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U.S. #1863
1985 22¢ John J. Audubon
Great Americans Series

 

 

Issue Date: April 23, 1965
City: New York, New York
Quantity: 500,000,000
Printed By: Bureau of Engraving and Printing
Printing Method: Engraved
Perforations: 11 x 10 ½
Color: Dark chalky blue
 
This American naturalist and painter is best known for his accurately detailed pictures of birds in their natural habitat. The portrait on this stamp is actually a detail from a larger painting done by Audubon's son, John Woodhouse Audubon.
 
The Great Americans Series
The popular Great Americans Series honors special Americans from all walks of life and honors them for their contributions to society and their fellow man. Sixty-four different stamps make up the complete set to pay tribute to important individuals who were leaders in education, the military, literature, the arts, and human and civil rights.
 

Birth Of John J. Audubon 

Jean Rabin Audubon (later known as John James Audubon) was born on April 26, 1785, in Les Cayes, Saint-Domingue – today’s Haiti.

 Audubon was the son of a French naval officer and sugar plantation owner who had helped the American cause during the Revolution.  As tensions in Saint-Domingue began to rise, Audubon’s father decided to move back to France and joined the Republican Guard.

 Audubon and his siblings were raised near Nantes, France.  It was here that he was renamed, Jean-Jacques. From a young age, Audubon had an interest in birds.  He later recalled “I felt an intimacy with them… bordering on frenzy [that] must accompany my steps through life.”  Audubon spent his childhood roaming the woods, collecting and drawing eggs and nests.

When he was 12, Audubon’s father sent him to military school, but he got seasick and didn’t enjoy math or navigation, so returned home.  Then in 1803, his father got him a fake passport to allow him to leave for America to avoid being conscripted into the Napoleonic Wars.  It was at this time that he changed his name to the Anglicized form: John James.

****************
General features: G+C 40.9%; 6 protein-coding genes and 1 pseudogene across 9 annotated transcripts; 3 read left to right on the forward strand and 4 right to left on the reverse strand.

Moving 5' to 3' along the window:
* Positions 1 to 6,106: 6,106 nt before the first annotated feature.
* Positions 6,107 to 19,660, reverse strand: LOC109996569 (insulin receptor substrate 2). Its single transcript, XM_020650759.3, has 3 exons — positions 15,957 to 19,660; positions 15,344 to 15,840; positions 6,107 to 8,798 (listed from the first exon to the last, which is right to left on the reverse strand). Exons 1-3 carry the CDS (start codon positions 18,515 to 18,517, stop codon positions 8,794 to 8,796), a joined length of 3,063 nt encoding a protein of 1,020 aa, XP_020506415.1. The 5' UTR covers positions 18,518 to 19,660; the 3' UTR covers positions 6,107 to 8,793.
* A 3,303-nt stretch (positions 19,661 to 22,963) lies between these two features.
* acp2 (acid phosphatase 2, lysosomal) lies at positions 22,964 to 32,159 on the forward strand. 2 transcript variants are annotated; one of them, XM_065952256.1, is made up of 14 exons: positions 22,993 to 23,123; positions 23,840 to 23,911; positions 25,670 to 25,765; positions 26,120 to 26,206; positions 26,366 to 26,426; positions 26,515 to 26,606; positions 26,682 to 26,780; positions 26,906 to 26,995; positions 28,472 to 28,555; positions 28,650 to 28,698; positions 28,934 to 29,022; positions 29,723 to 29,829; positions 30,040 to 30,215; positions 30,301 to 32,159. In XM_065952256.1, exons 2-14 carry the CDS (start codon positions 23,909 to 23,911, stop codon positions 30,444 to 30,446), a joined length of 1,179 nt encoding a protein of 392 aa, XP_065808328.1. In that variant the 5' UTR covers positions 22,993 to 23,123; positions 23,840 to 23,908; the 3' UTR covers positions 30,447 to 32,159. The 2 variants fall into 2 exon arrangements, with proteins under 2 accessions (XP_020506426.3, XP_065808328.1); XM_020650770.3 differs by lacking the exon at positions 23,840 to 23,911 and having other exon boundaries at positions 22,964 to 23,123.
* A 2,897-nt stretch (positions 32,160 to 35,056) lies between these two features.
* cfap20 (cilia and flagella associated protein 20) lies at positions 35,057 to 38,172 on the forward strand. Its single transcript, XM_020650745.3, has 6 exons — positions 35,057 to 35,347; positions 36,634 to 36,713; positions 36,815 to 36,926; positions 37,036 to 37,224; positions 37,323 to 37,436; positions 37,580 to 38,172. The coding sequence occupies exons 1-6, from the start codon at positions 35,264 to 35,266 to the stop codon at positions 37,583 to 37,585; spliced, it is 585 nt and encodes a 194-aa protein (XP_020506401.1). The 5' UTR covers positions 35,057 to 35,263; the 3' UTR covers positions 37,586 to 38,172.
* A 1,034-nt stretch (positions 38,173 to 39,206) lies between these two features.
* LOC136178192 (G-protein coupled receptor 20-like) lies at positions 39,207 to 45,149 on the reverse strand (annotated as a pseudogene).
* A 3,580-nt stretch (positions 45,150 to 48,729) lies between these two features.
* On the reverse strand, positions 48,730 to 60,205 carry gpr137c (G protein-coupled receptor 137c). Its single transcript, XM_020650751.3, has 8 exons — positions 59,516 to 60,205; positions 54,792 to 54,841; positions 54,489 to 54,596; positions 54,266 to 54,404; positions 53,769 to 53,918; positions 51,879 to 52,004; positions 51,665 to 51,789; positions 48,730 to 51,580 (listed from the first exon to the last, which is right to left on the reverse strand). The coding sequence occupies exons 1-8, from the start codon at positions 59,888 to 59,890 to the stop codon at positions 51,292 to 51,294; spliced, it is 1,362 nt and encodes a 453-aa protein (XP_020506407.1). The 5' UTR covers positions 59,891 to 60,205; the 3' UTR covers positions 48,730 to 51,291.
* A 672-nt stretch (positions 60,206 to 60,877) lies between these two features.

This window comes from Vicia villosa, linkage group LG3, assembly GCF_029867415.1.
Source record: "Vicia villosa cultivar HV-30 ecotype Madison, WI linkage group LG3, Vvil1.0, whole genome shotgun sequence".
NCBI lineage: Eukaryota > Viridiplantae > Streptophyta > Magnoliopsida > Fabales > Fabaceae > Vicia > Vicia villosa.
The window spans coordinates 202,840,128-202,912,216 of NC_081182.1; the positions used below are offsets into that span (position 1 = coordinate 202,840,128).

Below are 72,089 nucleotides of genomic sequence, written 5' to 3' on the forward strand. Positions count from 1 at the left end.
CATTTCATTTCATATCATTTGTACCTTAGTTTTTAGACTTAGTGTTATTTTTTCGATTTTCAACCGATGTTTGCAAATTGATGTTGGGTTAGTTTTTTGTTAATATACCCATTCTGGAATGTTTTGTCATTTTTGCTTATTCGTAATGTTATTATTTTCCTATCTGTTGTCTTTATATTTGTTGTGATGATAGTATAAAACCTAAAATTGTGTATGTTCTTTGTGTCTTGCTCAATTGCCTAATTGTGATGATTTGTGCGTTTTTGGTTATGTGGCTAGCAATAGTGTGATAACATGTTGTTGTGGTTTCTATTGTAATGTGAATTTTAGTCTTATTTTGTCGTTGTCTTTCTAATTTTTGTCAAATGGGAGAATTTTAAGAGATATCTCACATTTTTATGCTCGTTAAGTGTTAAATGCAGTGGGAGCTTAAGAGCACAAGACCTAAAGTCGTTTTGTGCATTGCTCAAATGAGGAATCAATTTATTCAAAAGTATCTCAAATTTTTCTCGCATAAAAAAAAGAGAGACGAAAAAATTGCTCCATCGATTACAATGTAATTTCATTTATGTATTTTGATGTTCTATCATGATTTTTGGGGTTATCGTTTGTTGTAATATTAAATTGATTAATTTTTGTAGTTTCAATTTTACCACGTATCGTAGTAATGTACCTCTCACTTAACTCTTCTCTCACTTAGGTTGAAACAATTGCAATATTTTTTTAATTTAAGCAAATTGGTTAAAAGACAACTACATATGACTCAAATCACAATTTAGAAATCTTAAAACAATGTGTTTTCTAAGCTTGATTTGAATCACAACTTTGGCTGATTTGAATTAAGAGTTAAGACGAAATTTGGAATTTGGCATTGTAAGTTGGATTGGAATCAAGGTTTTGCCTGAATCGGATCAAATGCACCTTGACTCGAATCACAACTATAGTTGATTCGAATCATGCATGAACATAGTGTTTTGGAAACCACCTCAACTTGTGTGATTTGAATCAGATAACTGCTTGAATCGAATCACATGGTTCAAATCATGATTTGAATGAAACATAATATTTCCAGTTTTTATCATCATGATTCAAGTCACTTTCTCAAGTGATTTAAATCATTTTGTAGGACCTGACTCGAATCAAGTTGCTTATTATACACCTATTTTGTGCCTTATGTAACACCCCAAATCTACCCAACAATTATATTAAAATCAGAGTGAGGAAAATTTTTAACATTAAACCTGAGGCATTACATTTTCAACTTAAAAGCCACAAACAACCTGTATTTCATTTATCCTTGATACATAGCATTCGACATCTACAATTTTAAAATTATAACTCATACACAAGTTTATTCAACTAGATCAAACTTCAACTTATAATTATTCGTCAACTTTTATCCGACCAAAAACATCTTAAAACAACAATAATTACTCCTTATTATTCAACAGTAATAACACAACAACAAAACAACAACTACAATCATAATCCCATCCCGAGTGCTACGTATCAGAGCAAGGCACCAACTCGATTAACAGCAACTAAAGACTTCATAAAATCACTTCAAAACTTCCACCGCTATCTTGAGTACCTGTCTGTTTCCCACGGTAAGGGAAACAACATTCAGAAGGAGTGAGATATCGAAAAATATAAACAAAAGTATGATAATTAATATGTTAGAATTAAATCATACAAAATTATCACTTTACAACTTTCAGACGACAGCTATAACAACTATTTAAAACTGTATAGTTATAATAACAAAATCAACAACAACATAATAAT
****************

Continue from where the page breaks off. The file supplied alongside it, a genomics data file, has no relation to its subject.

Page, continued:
Audubon then made his way to Mill Grove, near Philadelphia, where his father had purchased property years earlier to develop lead mines.  Audubon loved his time there, as it gave him ample opportunities to explore nature and study birds.

 During this time Audubon did the first known bird banding in the country – tying a string to bird’s legs to see if they returned to the same nesting areas each year.  He also committed himself to painting birds more realistically than other artists before him had done.  Eventually, Audubon opened his own nature museum, filled with birds’ eggs and stuffed animals he had taxidermied himself.

 Audubon and his father eventually agreed that the mining business wasn’t working out, so he sold part of the land and went to New York to learn the import-export business.  For several years, Audubon moved around trying his hand at different jobs while trying to provide for his wife and children.  In 1812, he had to give up his French citizenship and became an American citizen.

During his business travels, Audubon always continued to study and paint birds.  He would destroy older paintings to force himself to create even better images.  By the early 1820s, Audubon was more dedicated than ever to his study of birds.  He resolved to paint all the birds on the continent.  Audubon used realistic poses and settings to paint, catalog, and describe the birds.

 

In 1824, Audubon went to Philadelphia to find someone to publish a book of his bird drawings.  No one would, but one suggested he go to Europe.  So in 1826, he sailed to England, where he was accepted as “the American woodsman.”  His British hosts, particularly King George IV, loved his drawings and he eventually raised enough money to get his book published.  Audubon’s Birds of America pictured 497 bird species on 435 life-sized, colored engravings made from his watercolor paintings.  The pages were organized in a specific order, taking readers on a visual tour.  The book was wildly popular, especially in Europe.  Audubon became just the second American elected as a fellow in London’s Royal Society.

Audubon returned to America in 1829 to work on more drawings for his book.  He also worked on a sequel, Ornithological Biographies, with William McGillivray, which detailed the life histories of each species.  He continued to travel until his health began to deteriorate.  Audubon died on January 27, 1851.  In 1905, the National Audubon Society was founded “to conserve and restore natural ecosystems, focusing on birds…”